A decade before Rosa Parks's arrest for refusing to give up her seat on a Montgomery, Alabama bus, police dragged Bayard Rustin off a bus in Tennessee for the same act of protest. When pressed about why he was resisting segregation, Rustin gestured to a young white boy seated at the front of the bus. “If I sit in the back,” Rustin said, “I am depriving that child of the knowledge that there is injustice here, which I believe is his right to know.”
But in America, in the 1950s and 1960s, no label stuck to Rustin quite like "homosexual." As an openly gay man, Rustin was attacked by everyone -- congressmen and activists, black and white -- simply for living openly. Yet, at a time when few others would, Rustin proudly wore that label.
To Rustin, fighting for his equality as a black man, while leaving his identity as a gay man unspoken, would have been an unthinkable betrayal. It was his firm belief that silence about either identity meant he accepted the system of discrimination that allowed hatred about both to persist.
Long before it was easy or safe, Rustin was motivated to live openly. He could have hidden the fact that he was gay. When confronted about it, he could have lied — that's what everyone did in those days. But Rustin was exceptional. He lived openly because to do otherwise would be a missed opportunity in exposing the injustice and intolerance he, along with other members of the LGBT community, experienced.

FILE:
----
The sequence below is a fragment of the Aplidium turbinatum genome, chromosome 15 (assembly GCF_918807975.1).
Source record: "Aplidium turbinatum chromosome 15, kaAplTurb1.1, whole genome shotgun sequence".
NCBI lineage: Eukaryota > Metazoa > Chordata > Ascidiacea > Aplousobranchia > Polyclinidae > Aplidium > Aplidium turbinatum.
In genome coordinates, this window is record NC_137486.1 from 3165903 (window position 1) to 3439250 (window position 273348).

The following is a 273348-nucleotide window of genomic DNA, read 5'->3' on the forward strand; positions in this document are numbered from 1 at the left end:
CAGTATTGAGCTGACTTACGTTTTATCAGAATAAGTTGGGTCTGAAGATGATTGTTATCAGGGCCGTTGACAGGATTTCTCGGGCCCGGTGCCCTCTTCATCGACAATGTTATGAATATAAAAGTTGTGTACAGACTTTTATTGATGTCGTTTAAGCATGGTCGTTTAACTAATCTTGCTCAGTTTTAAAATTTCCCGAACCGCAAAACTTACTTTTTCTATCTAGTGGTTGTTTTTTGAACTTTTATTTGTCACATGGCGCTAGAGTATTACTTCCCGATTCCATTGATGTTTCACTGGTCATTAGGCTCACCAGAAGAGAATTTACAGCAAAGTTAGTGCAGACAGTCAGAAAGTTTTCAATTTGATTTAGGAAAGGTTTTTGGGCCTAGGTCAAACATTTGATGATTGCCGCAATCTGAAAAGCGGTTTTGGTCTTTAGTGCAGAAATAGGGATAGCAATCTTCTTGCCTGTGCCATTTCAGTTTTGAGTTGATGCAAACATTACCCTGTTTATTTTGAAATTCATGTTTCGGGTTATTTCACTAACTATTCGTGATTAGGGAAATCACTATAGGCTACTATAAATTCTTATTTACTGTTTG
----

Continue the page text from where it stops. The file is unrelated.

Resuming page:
Despite a lifetime lived in service to justice and nonviolence, Rustin's legacy was marginalized by his sexuality. His 1987 New York Times obituary demonstrated the evasive language about LGBT people that was all too common in the media just a few short years ago. The obituary skirted the topic of his being gay and referred to his longtime partner by euphemism only. Even today, his name is not nearly as well known as the other greats of the Civil Rights movement.
As America continues to celebrate Black History Month and as we visit the state of equality and justice in America during this historic anniversary year for the fight for equality, we should not forget trailblazers like Rustin. Let us uplift the stories of LGBT African-Americans who felt and still feel the burdens of discrimination — those whose very lives illustrate the insistent fact that the fight to treat all people equally is both this country's greatest accomplishment and its greatest unfinished obligation.
Today, the National Association for the Advancement of Colored People, the nation's oldest civil rights organization, and the Human Rights Campaign, the nation's largest LGBT civil rights organization, are proud to work together toward equality. And we're proud that President Obama used his second inaugural address to link the Civil Rights movement and the LGBT Equality movement just last month.
But long before a president like Barack Obama was even possible, Rustin was preaching an equal future. We shouldn't forget his sacrifice, and the greatest tribute to his legacy would be to finish his work.
Benjamin Todd Jealous is President/CEO of the NAACP and Chad Griffin is president of the Human Rights Council. This article – the seventh of a multi-part series - is written in commemoration of the 50th Anniversary of the Lawyers’ Committee for Civil Rights Under Law. For more information, please visit www.lawyerscommittee.org.
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